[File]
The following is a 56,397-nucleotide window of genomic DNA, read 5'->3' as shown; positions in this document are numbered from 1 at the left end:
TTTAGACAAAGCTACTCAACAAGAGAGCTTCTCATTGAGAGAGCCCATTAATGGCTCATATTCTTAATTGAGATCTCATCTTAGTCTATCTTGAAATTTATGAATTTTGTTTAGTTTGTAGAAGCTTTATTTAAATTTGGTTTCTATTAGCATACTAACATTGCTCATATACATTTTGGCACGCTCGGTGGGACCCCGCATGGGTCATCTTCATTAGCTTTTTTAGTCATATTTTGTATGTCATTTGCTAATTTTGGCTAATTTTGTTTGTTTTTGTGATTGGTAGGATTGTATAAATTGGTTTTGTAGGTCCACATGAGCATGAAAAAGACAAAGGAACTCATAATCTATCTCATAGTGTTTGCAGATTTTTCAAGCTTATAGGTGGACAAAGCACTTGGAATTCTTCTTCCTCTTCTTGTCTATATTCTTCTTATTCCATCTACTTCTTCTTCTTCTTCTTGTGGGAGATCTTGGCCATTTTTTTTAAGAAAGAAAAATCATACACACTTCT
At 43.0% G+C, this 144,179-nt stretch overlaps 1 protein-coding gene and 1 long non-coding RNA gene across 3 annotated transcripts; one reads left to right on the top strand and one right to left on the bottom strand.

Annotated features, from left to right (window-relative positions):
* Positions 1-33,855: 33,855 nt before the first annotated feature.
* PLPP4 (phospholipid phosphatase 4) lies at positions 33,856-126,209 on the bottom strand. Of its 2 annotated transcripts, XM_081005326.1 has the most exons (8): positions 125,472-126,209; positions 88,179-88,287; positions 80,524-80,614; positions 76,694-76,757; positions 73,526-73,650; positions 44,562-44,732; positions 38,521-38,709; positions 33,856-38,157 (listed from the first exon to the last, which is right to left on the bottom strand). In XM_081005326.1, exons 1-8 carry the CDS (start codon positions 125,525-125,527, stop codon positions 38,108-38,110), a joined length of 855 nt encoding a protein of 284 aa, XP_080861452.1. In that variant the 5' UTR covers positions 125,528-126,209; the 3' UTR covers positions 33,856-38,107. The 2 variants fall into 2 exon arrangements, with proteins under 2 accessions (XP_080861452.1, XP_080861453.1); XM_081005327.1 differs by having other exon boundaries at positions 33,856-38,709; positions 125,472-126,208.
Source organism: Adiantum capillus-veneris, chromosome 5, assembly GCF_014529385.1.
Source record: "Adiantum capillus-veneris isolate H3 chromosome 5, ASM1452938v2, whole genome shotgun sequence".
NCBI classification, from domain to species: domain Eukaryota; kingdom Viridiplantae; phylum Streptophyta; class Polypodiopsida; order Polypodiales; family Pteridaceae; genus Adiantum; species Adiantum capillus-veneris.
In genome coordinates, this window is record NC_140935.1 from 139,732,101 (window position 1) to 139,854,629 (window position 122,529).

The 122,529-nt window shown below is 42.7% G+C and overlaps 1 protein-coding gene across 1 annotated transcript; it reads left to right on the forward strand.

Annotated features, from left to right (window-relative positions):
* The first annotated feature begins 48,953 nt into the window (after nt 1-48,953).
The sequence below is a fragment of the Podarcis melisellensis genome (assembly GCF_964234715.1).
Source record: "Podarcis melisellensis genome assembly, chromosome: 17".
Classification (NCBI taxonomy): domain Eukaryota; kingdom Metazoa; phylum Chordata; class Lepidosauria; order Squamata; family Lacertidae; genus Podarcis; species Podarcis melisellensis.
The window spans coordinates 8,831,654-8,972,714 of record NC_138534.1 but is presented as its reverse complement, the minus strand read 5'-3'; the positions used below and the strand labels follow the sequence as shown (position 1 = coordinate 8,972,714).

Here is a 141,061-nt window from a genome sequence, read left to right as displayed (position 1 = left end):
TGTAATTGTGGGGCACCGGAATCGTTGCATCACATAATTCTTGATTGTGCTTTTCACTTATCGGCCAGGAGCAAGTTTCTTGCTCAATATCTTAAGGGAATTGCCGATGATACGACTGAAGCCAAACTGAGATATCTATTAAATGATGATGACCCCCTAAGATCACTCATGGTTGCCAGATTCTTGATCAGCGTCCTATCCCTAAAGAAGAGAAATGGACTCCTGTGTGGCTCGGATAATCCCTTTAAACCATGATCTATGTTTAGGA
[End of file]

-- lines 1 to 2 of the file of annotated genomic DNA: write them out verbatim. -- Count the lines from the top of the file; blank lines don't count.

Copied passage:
The following is a 56,397-nucleotide window of genomic DNA, read 5'->3' as shown; positions in this document are numbered from 1 at the left end:
TTTAGACAAAGCTACTCAACAAGAGAGCTTCTCATTGAGAGAGCCCATTAATGGCTCATATTCTTAATTGAGATCTCATCTTAGTCTATCTTGAAATTTATGAATTTTGTTTAGTTTGTAGAAGCTTTATTTAAATTTGGTTTCTATTAGCATACTAACATTGCTCATATACATTTTGGCACGCTCGGTGGGACCCCGCATGGGTCATCTTCATTAGCTTTTTTAGTCATATTTTGTATGTCATTTGCTAATTTTGGCTAATTTTGTTTGTTTTTGTGATTGGTAGGATTGTATAAATTGGTTTTGTAGGTCCACATGAGCATGAAAAAGACAAAGGAACTCATAATCTATCTCATAGTGTTTGCAGATTTTTCAAGCTTATAGGTGGACAAAGCACTTGGAATTCTTCTTCCTCTTCTTGTCTATATTCTTCTTATTCCATCTACTTCTTCTTCTTCTTCTTGTGGGAGATCTTGGCCATTTTTTTTAAGAAAGAAAAATCATACACACTTCT